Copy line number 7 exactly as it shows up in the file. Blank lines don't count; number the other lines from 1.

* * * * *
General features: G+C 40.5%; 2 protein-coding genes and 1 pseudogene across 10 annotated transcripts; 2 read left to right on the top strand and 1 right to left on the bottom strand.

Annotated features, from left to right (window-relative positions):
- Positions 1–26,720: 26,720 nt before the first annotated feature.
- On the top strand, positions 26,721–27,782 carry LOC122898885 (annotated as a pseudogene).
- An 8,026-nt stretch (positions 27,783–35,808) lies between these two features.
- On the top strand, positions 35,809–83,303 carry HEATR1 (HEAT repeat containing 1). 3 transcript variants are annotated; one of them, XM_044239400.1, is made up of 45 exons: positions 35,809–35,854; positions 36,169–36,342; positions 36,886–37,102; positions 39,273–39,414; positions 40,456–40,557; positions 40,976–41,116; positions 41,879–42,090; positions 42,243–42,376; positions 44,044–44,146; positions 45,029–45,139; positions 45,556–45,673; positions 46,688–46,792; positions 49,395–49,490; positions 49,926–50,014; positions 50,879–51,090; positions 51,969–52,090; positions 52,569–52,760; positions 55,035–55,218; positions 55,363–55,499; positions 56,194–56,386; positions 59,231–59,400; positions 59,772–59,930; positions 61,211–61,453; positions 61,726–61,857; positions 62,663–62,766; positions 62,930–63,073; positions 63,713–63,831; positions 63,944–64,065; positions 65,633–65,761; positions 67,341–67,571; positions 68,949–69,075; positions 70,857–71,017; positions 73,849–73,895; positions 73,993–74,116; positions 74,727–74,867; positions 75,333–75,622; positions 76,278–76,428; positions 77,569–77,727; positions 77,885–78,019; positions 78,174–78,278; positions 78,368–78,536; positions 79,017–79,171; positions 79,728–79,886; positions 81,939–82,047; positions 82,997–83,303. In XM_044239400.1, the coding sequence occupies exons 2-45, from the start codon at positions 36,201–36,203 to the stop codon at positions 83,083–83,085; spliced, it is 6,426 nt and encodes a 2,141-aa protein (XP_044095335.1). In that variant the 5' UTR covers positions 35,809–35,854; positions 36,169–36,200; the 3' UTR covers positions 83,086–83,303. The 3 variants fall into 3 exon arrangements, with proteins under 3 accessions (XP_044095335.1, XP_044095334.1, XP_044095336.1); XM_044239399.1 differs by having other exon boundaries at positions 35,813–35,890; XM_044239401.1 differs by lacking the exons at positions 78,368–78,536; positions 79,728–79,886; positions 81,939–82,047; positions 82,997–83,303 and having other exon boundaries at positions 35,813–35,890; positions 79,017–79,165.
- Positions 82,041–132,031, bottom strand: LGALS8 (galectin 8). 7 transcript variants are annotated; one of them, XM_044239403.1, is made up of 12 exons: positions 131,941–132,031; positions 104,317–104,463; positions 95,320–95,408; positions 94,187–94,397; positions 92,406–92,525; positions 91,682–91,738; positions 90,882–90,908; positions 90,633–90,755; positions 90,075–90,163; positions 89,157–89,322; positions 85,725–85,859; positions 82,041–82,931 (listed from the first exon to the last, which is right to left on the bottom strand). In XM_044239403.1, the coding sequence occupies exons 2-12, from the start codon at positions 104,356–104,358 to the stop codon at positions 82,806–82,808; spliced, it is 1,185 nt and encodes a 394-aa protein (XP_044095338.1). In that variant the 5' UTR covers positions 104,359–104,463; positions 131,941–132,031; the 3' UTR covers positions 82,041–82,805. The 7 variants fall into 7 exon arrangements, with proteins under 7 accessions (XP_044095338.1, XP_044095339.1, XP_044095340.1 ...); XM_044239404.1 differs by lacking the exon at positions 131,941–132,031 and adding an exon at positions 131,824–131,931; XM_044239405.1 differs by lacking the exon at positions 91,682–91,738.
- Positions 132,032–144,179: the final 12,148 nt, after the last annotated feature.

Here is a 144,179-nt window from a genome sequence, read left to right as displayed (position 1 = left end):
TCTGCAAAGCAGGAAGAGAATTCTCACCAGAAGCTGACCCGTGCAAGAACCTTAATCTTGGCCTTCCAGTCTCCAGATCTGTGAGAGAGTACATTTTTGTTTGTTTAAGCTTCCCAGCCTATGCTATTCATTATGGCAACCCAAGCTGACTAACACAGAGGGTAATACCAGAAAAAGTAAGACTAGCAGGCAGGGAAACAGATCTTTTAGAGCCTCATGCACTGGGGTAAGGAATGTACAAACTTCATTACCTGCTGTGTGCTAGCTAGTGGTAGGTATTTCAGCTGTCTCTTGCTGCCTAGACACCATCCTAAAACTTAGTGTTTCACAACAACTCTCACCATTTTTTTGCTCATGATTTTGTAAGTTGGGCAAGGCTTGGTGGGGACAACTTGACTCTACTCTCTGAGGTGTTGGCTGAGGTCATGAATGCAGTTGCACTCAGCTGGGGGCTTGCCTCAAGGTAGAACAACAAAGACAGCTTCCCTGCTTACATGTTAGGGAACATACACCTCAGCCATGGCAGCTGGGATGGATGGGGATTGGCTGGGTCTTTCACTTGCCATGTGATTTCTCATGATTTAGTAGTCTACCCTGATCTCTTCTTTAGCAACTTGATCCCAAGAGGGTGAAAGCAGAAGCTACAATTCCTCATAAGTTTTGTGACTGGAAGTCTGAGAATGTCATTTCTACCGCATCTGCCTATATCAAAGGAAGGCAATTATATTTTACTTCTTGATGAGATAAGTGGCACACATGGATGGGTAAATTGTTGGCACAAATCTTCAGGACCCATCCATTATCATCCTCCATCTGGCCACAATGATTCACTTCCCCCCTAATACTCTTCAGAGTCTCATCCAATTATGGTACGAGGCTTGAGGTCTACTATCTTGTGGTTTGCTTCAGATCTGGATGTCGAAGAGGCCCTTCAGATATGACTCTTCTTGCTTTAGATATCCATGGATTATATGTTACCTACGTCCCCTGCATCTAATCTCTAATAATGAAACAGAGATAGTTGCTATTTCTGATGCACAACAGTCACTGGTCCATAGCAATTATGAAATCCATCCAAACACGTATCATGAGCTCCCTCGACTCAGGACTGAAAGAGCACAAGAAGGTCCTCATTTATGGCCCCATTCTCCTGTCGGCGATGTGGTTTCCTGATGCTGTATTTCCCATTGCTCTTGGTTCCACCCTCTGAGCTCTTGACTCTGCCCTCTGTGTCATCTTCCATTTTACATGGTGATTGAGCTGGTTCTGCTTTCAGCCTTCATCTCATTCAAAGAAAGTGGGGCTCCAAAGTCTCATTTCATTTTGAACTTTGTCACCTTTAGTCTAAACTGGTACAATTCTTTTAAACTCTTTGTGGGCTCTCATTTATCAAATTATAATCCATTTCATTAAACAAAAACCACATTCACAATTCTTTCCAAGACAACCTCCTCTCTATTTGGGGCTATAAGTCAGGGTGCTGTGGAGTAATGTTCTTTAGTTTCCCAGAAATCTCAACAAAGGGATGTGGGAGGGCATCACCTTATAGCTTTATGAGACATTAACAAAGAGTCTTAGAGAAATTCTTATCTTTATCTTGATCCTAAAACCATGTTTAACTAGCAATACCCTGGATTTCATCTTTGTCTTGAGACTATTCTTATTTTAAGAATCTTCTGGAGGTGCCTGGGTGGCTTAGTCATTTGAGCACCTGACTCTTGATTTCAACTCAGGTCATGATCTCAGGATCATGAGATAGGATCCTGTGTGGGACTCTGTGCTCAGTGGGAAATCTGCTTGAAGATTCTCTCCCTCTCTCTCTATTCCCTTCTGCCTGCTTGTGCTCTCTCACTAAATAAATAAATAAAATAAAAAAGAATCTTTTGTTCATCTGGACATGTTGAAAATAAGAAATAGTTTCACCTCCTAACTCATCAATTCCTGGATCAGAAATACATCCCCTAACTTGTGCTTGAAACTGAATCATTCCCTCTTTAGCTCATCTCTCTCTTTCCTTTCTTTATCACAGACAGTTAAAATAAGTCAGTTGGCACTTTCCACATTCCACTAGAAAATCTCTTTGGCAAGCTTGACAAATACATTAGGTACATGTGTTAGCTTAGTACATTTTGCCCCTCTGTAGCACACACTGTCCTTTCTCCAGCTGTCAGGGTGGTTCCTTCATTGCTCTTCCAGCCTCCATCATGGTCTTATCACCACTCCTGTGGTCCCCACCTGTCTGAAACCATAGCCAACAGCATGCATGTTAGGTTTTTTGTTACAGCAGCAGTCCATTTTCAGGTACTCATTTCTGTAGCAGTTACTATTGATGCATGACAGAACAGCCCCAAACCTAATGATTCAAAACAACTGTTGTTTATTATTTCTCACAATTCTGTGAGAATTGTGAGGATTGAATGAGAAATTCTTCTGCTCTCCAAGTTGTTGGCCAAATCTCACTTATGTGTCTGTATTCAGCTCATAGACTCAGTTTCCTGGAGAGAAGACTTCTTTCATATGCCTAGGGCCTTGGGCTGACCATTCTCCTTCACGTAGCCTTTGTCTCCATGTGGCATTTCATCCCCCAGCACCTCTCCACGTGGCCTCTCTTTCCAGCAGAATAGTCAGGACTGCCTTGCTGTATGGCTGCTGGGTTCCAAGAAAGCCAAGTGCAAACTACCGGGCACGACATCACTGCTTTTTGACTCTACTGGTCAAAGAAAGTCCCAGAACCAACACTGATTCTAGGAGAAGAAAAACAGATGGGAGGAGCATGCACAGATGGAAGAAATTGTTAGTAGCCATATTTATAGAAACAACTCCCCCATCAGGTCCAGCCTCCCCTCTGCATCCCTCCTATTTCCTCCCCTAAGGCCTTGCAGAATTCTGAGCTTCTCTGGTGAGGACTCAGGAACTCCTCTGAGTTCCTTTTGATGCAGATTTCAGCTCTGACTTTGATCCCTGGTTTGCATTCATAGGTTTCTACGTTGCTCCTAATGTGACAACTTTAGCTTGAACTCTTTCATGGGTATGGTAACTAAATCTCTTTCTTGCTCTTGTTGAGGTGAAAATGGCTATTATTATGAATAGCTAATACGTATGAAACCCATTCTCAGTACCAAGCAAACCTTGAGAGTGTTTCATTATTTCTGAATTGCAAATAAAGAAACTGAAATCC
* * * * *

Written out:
- Positions 82,041–132,031, bottom strand: LGALS8 (galectin 8). 7 transcript variants are annotated; one of them, XM_044239403.1, is made up of 12 exons: positions 131,941–132,031; positions 104,317–104,463; positions 95,320–95,408; positions 94,187–94,397; positions 92,406–92,525; positions 91,682–91,738; positions 90,882–90,908; positions 90,633–90,755; positions 90,075–90,163; positions 89,157–89,322; positions 85,725–85,859; positions 82,041–82,931 (listed from the first exon to the last, which is right to left on the bottom strand). In XM_044239403.1, the coding sequence occupies exons 2-12, from the start codon at positions 104,356–104,358 to the stop codon at positions 82,806–82,808; spliced, it is 1,185 nt and encodes a 394-aa protein (XP_044095338.1). In that variant the 5' UTR covers positions 104,359–104,463; positions 131,941–132,031; the 3' UTR covers positions 82,041–82,805. The 7 variants fall into 7 exon arrangements, with proteins under 7 accessions (XP_044095338.1, XP_044095339.1, XP_044095340.1 ...); XM_044239404.1 differs by lacking the exon at positions 131,941–132,031 and adding an exon at positions 131,824–131,931; XM_044239405.1 differs by lacking the exon at positions 91,682–91,738.